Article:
Last weekend, I was fortunate enough to attend a yoga workshop welcoming the coming of spring. It was a chance to find stillness within, to connect with my breath, to meditate on new beginnings and to draw strength and inspiration from the wellspring within. Emerging into the twilight two hours later, I was greeted by the sight of the moon, luminous and full, lighting up the evening sky. Seeing that shining orb reminded me that I, too, have come full circle, and I remembered what I wrote in my very first blog post: that what I write here may never be great, or even particularly good, but it will be mine. The most important thing was that I began.
So rise up. Follow your breath. Find the wellspring within. Connect. And begin.
These are my three main sources of nourishment, and without their sustaining, inspiring and stabilising presence in my life I would probably end up in jail or in what used to be called (in the good old days of political incorrectness) a lunatic asylum.
But those of you who know me personally will know that there’s another thing that I am slightly obsessed by — planning. Yes, I’ll admit it, I’m one of those people who loves lists. Particularly of the old-fashioned hand-written variety, the kind that can be crossed off with flourish and flair.
I am also, I’ll confess, a bandit for spreadsheets, tables, and — more recently — menu plans. And when the menu planning mood strikes me, I find there is nothing more pleasurable than sitting down with a couple of old friends and working out what my family and I will eat for dinner for the next month.
Nigella…the original domestic goddess.
Technically speaking, they’re not ‘friends’ at all, they’re cookbooks: the tried and trusted tomes I turn to when when my soul’s kitchen needs re-stocking. But when I’m happily ensconced at the dining room table with a pile of cookbooks beside me, it begins to feel like Nigella and Jamie are my friends (obviously…after all, we’re on a first name basis here). Similarly, the likes of Stephanie Alexander and Maggie Beer feel like neighbours who pop their heads over the back fence to chat about what’s growing in their veggie patches, while Yotam Ottolenghi — whose latest volume I have only recently acquired — feels like an exciting new acquaintance who I want to get to know a whole lot better.
Seriously — what’s not to love about cookbooks? They’re where words and food collide, with delectable results.
Cookbooks are also packed with beautiful photographs, enticing recipes and, more frequently in this age of the celebrity chef, introductory pieces that allow the author’s passion for creating delicious food with locally sourced, seasonal produce to shine through. I suspect I find Nigella Lawson and Jamie Oliver particularly accessible because their cookbooks read like the television scripts they no doubt once were, and I can hear their voices in my head as I read the (sometimes pithy, occasionally rambling) comments that preface each of the recipes in their books. They don’t just make me feel hungry, they make me want to cook.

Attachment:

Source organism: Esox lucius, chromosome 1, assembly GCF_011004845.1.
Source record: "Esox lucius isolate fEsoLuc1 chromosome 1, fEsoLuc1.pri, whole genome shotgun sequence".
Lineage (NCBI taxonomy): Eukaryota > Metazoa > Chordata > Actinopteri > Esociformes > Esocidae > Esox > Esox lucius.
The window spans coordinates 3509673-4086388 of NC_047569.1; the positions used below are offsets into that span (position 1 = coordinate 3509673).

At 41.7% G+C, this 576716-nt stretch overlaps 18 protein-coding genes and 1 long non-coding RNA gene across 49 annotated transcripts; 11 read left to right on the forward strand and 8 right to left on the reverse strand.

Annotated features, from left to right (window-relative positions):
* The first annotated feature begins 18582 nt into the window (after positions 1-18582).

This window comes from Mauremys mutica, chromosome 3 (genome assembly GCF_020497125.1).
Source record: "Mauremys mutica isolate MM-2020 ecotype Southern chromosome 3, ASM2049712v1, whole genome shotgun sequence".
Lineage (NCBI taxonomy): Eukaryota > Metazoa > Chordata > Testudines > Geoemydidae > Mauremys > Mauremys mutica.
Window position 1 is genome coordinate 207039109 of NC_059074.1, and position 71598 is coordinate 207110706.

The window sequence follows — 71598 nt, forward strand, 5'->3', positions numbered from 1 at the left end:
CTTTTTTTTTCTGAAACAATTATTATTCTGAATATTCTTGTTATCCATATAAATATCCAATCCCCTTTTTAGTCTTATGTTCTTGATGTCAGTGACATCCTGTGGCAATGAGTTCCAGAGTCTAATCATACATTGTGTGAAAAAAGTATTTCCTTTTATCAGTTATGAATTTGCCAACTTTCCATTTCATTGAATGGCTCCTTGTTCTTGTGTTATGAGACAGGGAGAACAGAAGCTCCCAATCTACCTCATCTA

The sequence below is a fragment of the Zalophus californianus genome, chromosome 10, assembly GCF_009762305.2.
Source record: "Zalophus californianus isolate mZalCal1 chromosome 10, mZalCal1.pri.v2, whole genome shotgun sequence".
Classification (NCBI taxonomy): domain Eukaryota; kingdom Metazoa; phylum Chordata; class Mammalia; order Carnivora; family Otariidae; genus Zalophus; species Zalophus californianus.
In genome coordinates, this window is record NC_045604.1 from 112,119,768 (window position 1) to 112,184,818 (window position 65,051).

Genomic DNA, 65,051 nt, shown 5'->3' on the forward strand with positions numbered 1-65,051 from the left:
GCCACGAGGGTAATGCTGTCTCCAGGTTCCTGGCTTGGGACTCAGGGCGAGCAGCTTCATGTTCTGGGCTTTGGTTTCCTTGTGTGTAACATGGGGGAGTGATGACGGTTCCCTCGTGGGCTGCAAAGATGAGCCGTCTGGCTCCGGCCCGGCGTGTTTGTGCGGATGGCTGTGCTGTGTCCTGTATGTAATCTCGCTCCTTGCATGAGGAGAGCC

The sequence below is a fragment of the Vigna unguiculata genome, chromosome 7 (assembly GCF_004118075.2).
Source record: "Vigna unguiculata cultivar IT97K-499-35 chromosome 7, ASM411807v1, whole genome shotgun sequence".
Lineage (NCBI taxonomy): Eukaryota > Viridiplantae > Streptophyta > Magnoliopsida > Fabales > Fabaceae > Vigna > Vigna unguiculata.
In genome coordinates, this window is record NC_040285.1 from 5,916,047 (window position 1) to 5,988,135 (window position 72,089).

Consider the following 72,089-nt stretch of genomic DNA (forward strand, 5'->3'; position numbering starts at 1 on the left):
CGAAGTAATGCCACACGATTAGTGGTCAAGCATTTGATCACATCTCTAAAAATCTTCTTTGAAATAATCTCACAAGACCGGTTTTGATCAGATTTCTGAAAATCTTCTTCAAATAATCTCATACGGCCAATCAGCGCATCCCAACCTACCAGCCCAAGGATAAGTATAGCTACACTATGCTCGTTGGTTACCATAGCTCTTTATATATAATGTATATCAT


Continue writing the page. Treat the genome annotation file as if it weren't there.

Jamie: what’s not to love about this guy?
I am equally inspired by food memoirs, especially Ruth Reichl’s widely-acclaimed trilogy of her lifelong journey with food. In my opinion, Tender at the Bone: Growing Up at the Table, Comfort Me with Apples: More Adventures at the Table, and Garlic and Sapphires: The Secret Life of a Critic in Disguise are all well worth a read.Novels that include recipes for dishes cooked by the characters also fill me with joy — but I suspect that may be the topic of another blogpost altogether.
To be honest, I think I’m a better cook when I’ve sat down with my culinary ‘friends’, or even when I’ve simply been side-tracked by a recipe when I’m looking for something else entirely. I know I’m definitely more willing to try new things in the kitchen afterwards, despite the fact that I have been known to tune out the kids clamouring for their evening meal over the top of the television blaring the Octonauts theme just because my attention has been entirely captured by a new way of cooking with chorizos…or artichokes…or tangellos…or any number of other ingredients.
It’s pretty simple, really…
And, notwithstanding such lapses of maternal attention, my kids are developing a great relationship with food, not doubt partly because I am interested in what I am cooking for them and because I willingly express my love for fresh, local produce. They are eager to try new dishes and to have a crack at cooking too, and are particular fans of purple carrots, pomegranates and many other fruits and vegetables I had never heard of when I was a child.
Needless to say, I’m running out of space in my kitchen for all my cookbooks, much to my chagrin. Even so, I find it hard resist the siren song of a new volume culinary inspiration, despite my lack of cupboard space and my husband’s (probably well-founded) dismay.
But I do know this: sticking to my First Principles is good for my health — mentally, physically, and spiritually — and, by extension, it is good for my family’s health too. So my argument (and believe me, I’m sticking to it) is this: if I splurge ever now and then on a cookbook, everybody benefits.
And besides, if my habit of making friends with cookbooks continues, I’m sure we could renovate the kitchen…